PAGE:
What is an NBHA Trial?
The National Bird Hunters Association hosts 11 separate championship events including both National Open and Amateur Championships with a second series required to win plus National Open and Amateur Invitational Championships open to the highest point dogs from the previous field trial season. A National Free For All Championship plus six Regional Championships round out the slate. The NBHA is looking forward to renewed interest in our walking trials as the new rule changes are absorbed by the field trial community. Please join us in enjoying your dog in the field. The NBHA has a Rule Book complete with by-laws. All NBHA trials must be run in accordance with these standards. Any questions about the standards please call your local or national officers. Many problems can be averted in this manner. The NBHA trials are walking trials held on a single course as near natural hunting conditions as possible. Quail are liberated around the course before the trials start. Birds are planted in objective areas where you would expect your dog to encounter wild birds. There are enough birds planted around the course so each dog has a fair opportunity to be judged on his hunting ability. We usually plant approximately thirty birds before the trial starts. They are replaced by bird planters with gloves when they fly off course. The course is reseeded after lunch or any other extended period or interruption, with half that many birds. A finished walking shooting dog is required to handle, point, back and retrieve. There are seven recognized stakes in the NBHA. The Open Stakes are open to both professional handlers and amateur handlers. A professional handler is anyone who takes any form of compensation for handling or training a dog. An amateur handler is anyone who does not take any form of compensation for handling or training a dog.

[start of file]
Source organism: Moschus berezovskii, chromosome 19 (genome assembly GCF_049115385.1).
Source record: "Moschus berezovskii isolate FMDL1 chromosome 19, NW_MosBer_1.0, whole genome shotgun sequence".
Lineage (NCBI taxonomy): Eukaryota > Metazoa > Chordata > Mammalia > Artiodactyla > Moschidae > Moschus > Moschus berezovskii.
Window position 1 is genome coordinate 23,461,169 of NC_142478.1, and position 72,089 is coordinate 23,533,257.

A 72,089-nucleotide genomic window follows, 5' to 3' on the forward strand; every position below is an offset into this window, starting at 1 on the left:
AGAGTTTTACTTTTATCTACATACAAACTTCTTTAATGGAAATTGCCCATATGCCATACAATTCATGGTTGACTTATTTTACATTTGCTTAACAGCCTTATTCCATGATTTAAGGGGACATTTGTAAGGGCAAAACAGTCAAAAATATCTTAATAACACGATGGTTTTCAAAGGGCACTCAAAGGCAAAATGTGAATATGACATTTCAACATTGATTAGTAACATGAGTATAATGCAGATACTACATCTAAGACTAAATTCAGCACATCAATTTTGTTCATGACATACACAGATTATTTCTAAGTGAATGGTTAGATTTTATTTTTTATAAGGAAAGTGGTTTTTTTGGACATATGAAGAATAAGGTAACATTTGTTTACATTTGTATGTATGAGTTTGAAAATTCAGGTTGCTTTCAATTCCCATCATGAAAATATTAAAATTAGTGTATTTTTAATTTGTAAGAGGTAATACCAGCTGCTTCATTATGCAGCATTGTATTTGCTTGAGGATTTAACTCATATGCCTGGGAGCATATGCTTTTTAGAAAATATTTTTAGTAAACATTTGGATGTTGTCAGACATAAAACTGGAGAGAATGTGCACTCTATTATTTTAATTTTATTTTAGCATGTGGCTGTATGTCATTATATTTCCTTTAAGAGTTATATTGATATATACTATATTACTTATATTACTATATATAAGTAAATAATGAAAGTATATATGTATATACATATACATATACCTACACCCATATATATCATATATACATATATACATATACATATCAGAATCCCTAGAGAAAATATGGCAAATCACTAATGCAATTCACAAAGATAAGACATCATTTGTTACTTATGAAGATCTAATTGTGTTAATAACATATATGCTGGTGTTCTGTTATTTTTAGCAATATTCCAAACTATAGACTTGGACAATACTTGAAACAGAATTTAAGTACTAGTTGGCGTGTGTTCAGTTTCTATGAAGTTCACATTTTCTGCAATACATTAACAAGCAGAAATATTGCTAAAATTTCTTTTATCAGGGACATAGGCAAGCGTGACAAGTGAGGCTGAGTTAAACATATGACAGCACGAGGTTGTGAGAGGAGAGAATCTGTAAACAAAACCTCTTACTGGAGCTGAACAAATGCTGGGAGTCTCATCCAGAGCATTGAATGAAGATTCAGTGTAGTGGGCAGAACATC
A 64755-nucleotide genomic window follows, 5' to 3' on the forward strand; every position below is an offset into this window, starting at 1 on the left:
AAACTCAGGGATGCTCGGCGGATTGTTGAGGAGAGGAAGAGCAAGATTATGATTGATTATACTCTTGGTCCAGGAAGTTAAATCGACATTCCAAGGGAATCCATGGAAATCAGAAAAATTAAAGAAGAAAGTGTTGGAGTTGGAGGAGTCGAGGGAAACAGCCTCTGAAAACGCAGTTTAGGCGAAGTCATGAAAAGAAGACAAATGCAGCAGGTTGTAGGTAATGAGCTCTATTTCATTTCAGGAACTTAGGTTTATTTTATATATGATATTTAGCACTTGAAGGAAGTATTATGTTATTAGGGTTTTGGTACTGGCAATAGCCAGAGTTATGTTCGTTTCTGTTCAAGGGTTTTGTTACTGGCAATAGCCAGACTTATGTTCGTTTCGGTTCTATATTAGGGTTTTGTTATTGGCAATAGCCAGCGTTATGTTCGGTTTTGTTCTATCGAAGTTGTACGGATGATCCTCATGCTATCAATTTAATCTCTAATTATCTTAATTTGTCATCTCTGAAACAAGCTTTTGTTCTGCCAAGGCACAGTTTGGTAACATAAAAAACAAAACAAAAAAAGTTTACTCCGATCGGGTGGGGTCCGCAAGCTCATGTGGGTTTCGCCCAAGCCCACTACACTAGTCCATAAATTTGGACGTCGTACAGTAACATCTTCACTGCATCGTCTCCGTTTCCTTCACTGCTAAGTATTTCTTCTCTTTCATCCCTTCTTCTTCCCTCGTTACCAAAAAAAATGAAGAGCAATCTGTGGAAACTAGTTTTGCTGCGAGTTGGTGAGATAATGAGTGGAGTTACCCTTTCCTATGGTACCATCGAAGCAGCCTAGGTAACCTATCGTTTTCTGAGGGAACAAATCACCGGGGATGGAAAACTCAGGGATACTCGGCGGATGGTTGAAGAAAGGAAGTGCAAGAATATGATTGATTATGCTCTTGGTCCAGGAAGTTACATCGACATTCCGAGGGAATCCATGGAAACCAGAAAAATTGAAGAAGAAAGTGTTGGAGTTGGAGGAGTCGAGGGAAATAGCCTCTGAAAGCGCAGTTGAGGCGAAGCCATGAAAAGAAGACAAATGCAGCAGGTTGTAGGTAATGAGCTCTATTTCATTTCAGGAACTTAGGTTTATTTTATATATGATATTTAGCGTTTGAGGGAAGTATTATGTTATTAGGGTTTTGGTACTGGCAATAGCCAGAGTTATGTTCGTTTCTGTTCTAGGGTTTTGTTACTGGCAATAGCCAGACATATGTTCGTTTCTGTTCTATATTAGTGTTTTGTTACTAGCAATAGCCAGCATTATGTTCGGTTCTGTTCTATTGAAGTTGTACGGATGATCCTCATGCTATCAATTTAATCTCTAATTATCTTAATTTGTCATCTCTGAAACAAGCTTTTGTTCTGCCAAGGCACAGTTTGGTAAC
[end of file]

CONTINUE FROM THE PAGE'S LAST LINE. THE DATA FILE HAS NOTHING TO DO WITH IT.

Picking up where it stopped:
The stakes are categorized by the dog ‘s age. The recognized stakes in the NBHA are:
Restricted Breed Shooting Dog
The NBHA Rule Book and by-laws detail the minimum requirements of performance and qualifications for each stake. Please read these carefully and ask questions.
The dogs are drawn in each stake by pairs. There are two judges for each stake. They can remain the same throughout the trial or you may use different judges for different stakes. It is desired that the club procure the judges early and advertise their names and the stakes they will be judging in your field trial ad. The judges evaluate the performance of each dog and compare his performance to the other dogs in that stake. They may choose their dogs if there are six starters in each stake and place them first, second and third: or they may withhold any or all placements if the minimum requirements for the stake have not been met. The judges ride horses and the gallery may be on foot or horseback. There is a handicap rule, for people to ride horses. There are numerous levels of competition in the NBHA. They are: Club Trials, State Classics, Regional Championships, Futurity and National Championship events. A state organization must have Three or more clubs. If a state does not have three or more clubs, the existing clubs are assigned to the nearest competing state. The state organizations are grouped into regions. Each club elects a Director to represent them at the state level. Each State elects a Director to represent them at the National Level. State Directors elect the National Officers.